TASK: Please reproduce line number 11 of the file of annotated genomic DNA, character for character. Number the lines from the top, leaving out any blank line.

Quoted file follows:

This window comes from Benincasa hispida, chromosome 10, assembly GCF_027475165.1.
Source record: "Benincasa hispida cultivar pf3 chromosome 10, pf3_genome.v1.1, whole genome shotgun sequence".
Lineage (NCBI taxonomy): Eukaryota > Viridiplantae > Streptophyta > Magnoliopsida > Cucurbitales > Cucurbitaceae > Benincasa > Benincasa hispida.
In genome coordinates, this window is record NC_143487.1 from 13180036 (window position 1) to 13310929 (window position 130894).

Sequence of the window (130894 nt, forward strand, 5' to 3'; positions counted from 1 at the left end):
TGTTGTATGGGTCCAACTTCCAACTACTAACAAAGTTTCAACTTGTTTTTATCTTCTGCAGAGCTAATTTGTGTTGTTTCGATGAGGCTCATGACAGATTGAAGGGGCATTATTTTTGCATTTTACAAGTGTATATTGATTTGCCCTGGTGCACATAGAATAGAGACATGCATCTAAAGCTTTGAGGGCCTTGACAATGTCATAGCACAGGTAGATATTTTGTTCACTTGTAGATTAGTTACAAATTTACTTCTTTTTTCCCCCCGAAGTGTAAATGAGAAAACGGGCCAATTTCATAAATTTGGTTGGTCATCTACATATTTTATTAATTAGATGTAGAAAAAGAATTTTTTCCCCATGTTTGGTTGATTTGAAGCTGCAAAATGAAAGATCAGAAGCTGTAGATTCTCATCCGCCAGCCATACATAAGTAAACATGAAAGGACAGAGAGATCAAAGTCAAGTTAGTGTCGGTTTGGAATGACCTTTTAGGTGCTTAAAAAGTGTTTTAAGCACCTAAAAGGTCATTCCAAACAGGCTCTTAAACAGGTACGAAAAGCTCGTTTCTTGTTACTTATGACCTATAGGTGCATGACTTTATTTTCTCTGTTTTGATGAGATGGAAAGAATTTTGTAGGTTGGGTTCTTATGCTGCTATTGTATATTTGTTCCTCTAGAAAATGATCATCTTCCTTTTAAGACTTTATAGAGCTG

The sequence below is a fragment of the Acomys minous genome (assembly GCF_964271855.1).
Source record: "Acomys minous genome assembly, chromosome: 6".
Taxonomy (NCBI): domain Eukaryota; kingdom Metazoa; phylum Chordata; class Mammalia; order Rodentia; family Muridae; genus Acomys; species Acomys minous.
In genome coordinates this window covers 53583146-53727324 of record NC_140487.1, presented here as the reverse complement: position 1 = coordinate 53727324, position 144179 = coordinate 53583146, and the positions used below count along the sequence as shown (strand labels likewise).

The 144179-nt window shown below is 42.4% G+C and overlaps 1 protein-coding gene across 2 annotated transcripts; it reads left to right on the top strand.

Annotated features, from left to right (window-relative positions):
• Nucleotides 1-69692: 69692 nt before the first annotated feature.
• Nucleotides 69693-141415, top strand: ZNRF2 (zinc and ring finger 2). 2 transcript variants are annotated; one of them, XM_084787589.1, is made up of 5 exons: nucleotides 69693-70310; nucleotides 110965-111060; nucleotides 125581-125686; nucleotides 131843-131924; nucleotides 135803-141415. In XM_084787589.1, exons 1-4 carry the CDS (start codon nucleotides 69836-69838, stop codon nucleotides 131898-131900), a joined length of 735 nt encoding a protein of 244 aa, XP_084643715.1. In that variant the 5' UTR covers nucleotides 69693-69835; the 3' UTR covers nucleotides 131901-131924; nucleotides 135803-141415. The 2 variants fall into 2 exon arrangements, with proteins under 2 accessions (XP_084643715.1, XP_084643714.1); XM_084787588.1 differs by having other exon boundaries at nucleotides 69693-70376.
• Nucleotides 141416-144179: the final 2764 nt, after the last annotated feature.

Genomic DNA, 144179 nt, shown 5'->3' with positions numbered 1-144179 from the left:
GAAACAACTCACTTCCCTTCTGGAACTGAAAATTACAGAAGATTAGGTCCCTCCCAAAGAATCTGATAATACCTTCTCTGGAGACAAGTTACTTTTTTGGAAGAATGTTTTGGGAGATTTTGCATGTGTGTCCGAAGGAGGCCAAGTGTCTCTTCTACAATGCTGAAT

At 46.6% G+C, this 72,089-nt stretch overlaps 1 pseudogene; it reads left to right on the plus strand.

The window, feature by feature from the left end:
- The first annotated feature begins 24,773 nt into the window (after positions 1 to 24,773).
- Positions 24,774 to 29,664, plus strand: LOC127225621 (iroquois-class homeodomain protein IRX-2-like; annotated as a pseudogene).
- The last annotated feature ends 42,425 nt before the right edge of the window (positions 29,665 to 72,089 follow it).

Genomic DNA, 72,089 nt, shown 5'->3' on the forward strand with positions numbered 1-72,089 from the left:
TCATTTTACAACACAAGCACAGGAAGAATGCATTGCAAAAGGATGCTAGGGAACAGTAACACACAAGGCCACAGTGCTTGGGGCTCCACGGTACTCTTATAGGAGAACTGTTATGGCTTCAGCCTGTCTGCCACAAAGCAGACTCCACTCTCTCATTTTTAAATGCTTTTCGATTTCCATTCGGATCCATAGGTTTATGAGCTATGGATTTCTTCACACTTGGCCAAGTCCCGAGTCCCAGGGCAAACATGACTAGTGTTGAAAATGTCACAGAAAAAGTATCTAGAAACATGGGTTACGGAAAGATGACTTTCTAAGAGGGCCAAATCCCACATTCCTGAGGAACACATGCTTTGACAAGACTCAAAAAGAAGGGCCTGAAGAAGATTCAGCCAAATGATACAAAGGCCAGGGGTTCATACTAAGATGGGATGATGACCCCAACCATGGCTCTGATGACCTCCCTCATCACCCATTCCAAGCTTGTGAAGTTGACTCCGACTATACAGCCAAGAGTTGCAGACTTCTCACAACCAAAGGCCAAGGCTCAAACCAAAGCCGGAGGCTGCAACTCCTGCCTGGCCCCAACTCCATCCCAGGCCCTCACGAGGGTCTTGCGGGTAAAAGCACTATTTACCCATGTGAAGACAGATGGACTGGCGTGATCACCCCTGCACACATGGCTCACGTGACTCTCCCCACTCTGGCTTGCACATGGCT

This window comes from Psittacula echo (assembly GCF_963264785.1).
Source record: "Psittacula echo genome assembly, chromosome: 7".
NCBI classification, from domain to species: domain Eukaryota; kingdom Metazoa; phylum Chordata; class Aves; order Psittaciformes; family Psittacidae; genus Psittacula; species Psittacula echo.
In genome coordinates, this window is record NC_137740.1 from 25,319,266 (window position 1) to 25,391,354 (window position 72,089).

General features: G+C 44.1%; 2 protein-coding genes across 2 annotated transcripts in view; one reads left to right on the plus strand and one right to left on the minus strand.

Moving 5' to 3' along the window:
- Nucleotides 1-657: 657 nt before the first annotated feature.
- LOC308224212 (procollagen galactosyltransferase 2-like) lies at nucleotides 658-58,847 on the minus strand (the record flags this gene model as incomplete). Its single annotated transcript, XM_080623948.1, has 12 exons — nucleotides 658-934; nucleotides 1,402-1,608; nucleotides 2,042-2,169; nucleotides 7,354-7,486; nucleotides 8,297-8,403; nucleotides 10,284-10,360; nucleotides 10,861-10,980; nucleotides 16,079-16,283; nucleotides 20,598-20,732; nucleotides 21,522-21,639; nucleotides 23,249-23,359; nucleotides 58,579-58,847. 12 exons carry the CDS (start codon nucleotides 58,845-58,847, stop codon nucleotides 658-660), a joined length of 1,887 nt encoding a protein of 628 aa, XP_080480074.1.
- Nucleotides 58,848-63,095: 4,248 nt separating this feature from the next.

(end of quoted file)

The 144179-nt window shown below is 42.4% G+C and overlaps 1 protein-coding gene across 2 annotated transcripts; it reads left to right on the top strand.